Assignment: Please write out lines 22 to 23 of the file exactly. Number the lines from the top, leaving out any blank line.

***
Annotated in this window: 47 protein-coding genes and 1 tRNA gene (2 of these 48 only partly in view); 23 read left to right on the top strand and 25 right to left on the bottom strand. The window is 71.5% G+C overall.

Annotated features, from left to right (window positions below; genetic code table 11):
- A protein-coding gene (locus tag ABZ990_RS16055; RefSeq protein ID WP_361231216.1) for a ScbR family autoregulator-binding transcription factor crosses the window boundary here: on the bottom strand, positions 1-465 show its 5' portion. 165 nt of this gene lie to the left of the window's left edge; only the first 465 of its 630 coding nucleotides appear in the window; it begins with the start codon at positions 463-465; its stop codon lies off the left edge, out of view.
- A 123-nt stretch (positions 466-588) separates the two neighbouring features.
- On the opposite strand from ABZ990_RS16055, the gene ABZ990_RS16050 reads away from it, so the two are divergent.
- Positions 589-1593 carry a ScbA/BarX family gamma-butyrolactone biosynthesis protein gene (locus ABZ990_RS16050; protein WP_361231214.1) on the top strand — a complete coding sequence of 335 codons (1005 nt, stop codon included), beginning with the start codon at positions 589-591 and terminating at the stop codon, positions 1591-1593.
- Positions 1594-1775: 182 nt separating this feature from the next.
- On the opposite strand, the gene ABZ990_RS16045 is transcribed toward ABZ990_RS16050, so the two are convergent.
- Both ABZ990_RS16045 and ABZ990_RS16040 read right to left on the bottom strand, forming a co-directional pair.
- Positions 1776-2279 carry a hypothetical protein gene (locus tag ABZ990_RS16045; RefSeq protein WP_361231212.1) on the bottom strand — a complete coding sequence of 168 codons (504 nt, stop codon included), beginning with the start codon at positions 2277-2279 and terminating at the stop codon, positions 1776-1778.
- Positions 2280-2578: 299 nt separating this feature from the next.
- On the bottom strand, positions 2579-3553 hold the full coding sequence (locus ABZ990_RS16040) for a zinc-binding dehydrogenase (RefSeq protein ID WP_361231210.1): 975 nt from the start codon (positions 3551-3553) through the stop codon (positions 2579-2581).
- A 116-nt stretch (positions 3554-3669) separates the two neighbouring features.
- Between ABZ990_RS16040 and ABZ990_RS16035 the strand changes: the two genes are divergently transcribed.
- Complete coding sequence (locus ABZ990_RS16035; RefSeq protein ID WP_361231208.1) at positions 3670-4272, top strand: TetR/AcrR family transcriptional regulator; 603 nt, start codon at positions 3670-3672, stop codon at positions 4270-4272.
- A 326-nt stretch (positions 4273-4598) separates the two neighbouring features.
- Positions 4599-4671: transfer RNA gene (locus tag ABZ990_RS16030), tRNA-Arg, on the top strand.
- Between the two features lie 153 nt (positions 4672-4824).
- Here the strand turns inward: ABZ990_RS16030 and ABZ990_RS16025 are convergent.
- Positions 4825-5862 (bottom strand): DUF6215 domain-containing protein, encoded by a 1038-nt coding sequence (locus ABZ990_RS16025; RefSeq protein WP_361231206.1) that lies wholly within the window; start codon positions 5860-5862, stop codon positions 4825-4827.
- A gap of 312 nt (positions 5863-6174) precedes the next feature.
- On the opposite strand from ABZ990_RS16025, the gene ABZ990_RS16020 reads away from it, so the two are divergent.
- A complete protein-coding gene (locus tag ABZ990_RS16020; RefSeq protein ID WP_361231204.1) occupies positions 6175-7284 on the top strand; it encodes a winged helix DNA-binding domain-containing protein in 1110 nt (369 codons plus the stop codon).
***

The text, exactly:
- On the opposite strand from ABZ990_RS16025, the gene ABZ990_RS16020 reads away from it, so the two are divergent.
- A complete protein-coding gene (locus tag ABZ990_RS16020; RefSeq protein ID WP_361231204.1) occupies positions 6175-7284 on the top strand; it encodes a winged helix DNA-binding domain-containing protein in 1110 nt (369 codons plus the stop codon).